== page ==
The Wilderness Technology Alliance

Location:
Washington, DC

The WTA pioneers character and technology education programs through service learning. Students and volunteers gain work-based learning experiences by providing valuable technology products and services to their school or local community. Professional skills are gained while marketable products are produced to generate revenues that help sustain the program. The Alliance typically partners with state education agencies, school districts, community organiziations and other formal or informal teaching institutions, to implement its programs.

Supported Projects



Refurbished Computers Program Development

Jesse Schofield
3/20087/2008

Jesse assisted with the training of teachers and student in the refurbishing of computers. Jesse also recruited volunteers to assist with computer refurbishing. He introduced them to our program and made them aware of our procedures. He supported a program called TAP where we have trained Teachers to run after school clubs dealing with computer refurbishing. He also researched material to assist the teachers with technical assistance workshops. Jesse also assisted the manager with the general running of the office.

Jesse was very successful dealing with the teachers and the students. He is very personable and patient with students. Jesse compiled a list of Internet Service Providers for the schools in the TAP program. He also researched organizations who may be able to provided assistance in the local areas. He also assisted with the planning and running of a camp for teachers and students which was held in July of this year.

Jesse was able to arrange for a Spanish translation of a training manual. This is important as we serve many Hispanic people.






CTC Support and Program Building

Tony Brown
6/20076/2008

The WTA is establishing a community technology center (CTC) for the homeless as the CCNV shelter. It provides technology access and training programs for the shelter population, as well as other disadvantaged populations utilizing it. The VISTA member will train the homeless, then cultivate them to become full-time volunteers at the center.

These trained volunteers will build a self-sustaining service-learning model where trained members of the homeless community gain work-based learning experiences by performing vital technology repair and training services for local non-profit organizations and government agencies. Small fees will be charged, just enough to self-sustain the program.

Phase I: Train the VISTA member in WTA service-learning performance tasks (see above). The VISTA member spends a period of time pacticing these skills by training many members of the homeless community in the CCNV in technology.

Phase II: Provide the homeless with professional technology job experience by operating a real high-tech company. The VISTA member will be trained in the WTA Enterprise Curriculum and will use it to train and support advanced volunteers from the shelter in performing technology service-learning for the community.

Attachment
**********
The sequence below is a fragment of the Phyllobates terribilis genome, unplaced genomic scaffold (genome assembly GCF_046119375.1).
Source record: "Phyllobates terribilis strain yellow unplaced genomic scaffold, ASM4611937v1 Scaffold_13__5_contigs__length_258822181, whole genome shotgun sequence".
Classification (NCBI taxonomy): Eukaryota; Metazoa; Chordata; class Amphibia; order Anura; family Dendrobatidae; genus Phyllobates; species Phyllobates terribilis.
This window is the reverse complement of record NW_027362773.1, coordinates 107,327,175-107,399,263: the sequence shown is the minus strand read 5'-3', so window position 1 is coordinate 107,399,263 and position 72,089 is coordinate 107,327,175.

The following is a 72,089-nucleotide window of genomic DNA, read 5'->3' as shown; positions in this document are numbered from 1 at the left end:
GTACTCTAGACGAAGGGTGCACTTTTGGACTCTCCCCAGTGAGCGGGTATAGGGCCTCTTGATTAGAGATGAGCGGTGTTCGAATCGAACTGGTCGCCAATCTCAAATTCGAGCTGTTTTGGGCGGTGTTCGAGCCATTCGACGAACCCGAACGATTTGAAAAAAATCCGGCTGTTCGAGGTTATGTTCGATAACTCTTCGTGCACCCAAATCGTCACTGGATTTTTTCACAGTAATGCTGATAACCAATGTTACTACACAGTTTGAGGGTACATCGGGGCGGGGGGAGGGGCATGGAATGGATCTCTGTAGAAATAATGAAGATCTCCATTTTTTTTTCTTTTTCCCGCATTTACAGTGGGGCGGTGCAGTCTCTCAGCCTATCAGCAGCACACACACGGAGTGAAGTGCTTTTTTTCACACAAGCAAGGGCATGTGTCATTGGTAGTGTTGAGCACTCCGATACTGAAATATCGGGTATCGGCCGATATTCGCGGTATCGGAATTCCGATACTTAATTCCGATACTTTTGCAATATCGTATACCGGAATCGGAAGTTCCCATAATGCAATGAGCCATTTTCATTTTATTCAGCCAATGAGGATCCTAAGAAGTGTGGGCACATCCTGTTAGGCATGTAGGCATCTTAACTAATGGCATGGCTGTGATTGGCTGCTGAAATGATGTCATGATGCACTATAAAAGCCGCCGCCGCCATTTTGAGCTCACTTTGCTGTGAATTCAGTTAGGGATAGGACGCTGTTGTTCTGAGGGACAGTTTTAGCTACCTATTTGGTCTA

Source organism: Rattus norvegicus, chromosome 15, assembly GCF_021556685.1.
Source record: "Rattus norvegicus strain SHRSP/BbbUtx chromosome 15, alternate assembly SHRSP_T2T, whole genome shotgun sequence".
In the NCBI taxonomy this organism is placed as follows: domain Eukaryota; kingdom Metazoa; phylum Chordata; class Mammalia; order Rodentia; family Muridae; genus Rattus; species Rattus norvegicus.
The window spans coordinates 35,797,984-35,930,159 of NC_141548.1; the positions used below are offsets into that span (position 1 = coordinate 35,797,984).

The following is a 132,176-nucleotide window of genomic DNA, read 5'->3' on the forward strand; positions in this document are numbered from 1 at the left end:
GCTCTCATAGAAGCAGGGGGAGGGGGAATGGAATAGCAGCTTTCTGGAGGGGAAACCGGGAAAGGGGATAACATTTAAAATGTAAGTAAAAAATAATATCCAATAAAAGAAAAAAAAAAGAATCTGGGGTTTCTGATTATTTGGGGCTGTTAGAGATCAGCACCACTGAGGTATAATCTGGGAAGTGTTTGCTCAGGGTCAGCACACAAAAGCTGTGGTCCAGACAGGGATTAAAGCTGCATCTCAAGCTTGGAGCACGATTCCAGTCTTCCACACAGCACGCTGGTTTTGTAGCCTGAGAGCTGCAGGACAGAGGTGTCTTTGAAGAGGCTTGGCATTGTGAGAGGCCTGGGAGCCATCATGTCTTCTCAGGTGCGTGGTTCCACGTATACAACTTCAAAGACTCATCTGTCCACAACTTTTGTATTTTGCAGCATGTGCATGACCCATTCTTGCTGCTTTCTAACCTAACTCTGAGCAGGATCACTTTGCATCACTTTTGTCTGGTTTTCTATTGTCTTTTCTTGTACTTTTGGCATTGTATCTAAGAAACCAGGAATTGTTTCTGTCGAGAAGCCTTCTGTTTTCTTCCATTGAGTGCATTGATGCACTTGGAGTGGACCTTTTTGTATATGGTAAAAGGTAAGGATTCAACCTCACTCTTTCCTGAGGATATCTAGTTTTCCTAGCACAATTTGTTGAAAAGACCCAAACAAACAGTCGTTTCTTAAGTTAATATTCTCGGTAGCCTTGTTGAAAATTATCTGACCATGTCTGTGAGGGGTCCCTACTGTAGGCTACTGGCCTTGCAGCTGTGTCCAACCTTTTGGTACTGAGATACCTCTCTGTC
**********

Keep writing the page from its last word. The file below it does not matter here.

Phase III: Armed with job experience provided in Phase II, service-learning volunteers have a better chance to obtain technology employment or to open their own firms. For a very small group of homeless having the skill set yet lacking the resources and confidence to start their own firms, the WTA and CCNV will provide desk space and the VISTA member will train and support them so they can open their own technology firms in the WTA/CCNV building.

Tony recruited 5 executive board members (all volunteers and all homeless) to lead the governance of WildTech-CCNV. ed the acquisition of all surplus technology for refurbishing.

Tony single-handedly landed a 200 computer donation from AARP, which will be distributed across the region.

Tony rebuilt two technology access labs in the shelter, providing technology access for 1300 people.

Implemented three sets of 12 week training classes for shelter residents. These included:
1. MS Word
2. MS Excel
3. Introduction to Computers
4. Computer refurbishing

Tony refurbished enough laptop computers to award to every homeless graduate of the 12 week training sessions.

Tony began building an eBay ecommerse training class so homeless can start selling on eBay.

Tony began building a city-wide computer recycling program and assisted in writing a proposal that was submitted to federal GSA and the District of Columbia to have homeless people manage their recyclable electronics.

Managed the writing of 5 grants to five agencies. All writing was done by homeless people.

We now have a fully self-governing volunteer board of directors. All are homeless and all are equally helping to sustain the program. Tony developed a solid supply of computers, resources and more.”
- Lou August, supervisor






CTC Support and Program Building